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United States Department of Agriculture

Agricultural Research Service

Research Project: DEVELOPMENT AND PREVENTION OF CHILDHOOD OBESITY

Location: Children's Nutrition Research Center

Title: Multi-component access to a commercially available weight loss program: A randomized controlled trial

Authors
item Johnston, Craig -
item Rost, Stephanie -
item Miller-Kovach, Karen -
item Moreno, Jennette -
item Foreyt, John -

Submitted to: Journal of Federation of American Societies for Experimental Biology
Publication Type: Abstract Only
Publication Acceptance Date: December 1, 2012
Publication Date: April 21, 2013
Citation: Johnston, C.A., Rost, S., Miller-Kovach, K., Moreno, J.P., Foreyt, J.P. 2013. Multi-component access to a commercially available weight loss program: A randomized controlled trial [abstract]. Journal of Federation of American Societies for Experimental Biology. 27:851.2.

Technical Abstract: This study examined weight loss between a community-based, intensive behavioral counseling program (Weight Watchers PointsPlus that included three treatment access modes and a self-help condition. A total of 292 participants were randomized to a Weight Watchers (WW; n=147) or a self-help condition (SH; n=145). WW participants were provided with three ways to access the treatment: weekly meetings, WW mobile application, and WW online tools. Heights and weights were obtained at baseline and at 3 and 6 months. Self-report of access routes used was collected at 3 and 6 months. Data were available for 248 subjects at 24 weeks (85.0% retention). A significant interaction of time and condition for BMI (F=36.7, p<.001) was found, indicating that WW participants significantly decreased their BMI at 6 months compared to SH participants. Mean weight loss for the WW and SH groups was 10.1 +/- 11.7 lbs and 1.3 +/- 8.1 lbs respectively. WW participants were 8.0 (95% CI, 3.9–6.2) times more likely to achieve a 5% baseline weight loss at 6 months than SH participants (p<.001). The use of the treatment access modes was also examined. Those using all three access routes to a high degree had the greatest weight loss (p<.001). This community-based program produced clinically significant weight loss. Participants that used all treatment access modes were the most successful in the program.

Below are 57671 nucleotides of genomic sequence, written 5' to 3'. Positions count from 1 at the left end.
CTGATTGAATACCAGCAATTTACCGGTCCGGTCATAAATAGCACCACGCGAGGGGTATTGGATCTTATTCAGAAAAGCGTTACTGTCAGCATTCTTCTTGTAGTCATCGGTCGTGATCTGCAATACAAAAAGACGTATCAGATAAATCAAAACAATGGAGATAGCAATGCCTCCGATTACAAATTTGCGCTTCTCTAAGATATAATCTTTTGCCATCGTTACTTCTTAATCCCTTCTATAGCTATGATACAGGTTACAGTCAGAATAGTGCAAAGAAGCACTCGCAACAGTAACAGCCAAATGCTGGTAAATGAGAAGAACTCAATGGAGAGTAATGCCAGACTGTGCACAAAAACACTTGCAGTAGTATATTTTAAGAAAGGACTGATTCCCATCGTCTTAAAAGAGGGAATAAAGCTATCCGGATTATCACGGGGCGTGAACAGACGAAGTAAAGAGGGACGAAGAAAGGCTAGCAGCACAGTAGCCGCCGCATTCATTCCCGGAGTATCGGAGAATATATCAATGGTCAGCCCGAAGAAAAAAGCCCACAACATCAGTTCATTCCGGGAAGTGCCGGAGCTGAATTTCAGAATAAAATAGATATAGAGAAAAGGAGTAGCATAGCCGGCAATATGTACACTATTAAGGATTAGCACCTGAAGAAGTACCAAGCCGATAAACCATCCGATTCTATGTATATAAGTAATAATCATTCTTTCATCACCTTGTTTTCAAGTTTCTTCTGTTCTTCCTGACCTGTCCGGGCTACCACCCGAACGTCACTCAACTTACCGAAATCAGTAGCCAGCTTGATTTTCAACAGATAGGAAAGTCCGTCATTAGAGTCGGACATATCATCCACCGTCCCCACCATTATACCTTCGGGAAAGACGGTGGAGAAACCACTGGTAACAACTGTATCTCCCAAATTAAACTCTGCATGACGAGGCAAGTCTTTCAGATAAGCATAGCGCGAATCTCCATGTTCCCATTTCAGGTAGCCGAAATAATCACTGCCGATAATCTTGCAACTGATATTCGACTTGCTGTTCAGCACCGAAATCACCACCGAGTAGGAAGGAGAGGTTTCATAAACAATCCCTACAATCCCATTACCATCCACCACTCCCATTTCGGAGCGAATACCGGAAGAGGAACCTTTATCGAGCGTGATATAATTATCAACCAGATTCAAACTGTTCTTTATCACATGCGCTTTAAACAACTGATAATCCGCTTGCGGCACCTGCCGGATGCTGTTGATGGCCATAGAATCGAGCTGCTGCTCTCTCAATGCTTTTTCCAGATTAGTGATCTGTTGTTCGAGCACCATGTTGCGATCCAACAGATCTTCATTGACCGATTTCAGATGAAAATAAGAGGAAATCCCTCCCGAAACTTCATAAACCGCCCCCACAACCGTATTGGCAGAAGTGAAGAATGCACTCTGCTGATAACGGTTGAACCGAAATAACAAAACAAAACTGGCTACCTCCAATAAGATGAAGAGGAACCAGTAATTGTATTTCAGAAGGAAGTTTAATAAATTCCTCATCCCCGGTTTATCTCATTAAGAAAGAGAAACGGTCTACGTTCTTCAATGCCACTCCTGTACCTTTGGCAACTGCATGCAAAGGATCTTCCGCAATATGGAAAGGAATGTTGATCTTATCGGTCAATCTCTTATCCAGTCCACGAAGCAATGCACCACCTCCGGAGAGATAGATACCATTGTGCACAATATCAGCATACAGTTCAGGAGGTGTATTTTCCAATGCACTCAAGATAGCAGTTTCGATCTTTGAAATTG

Last Modified: 8/1/2014
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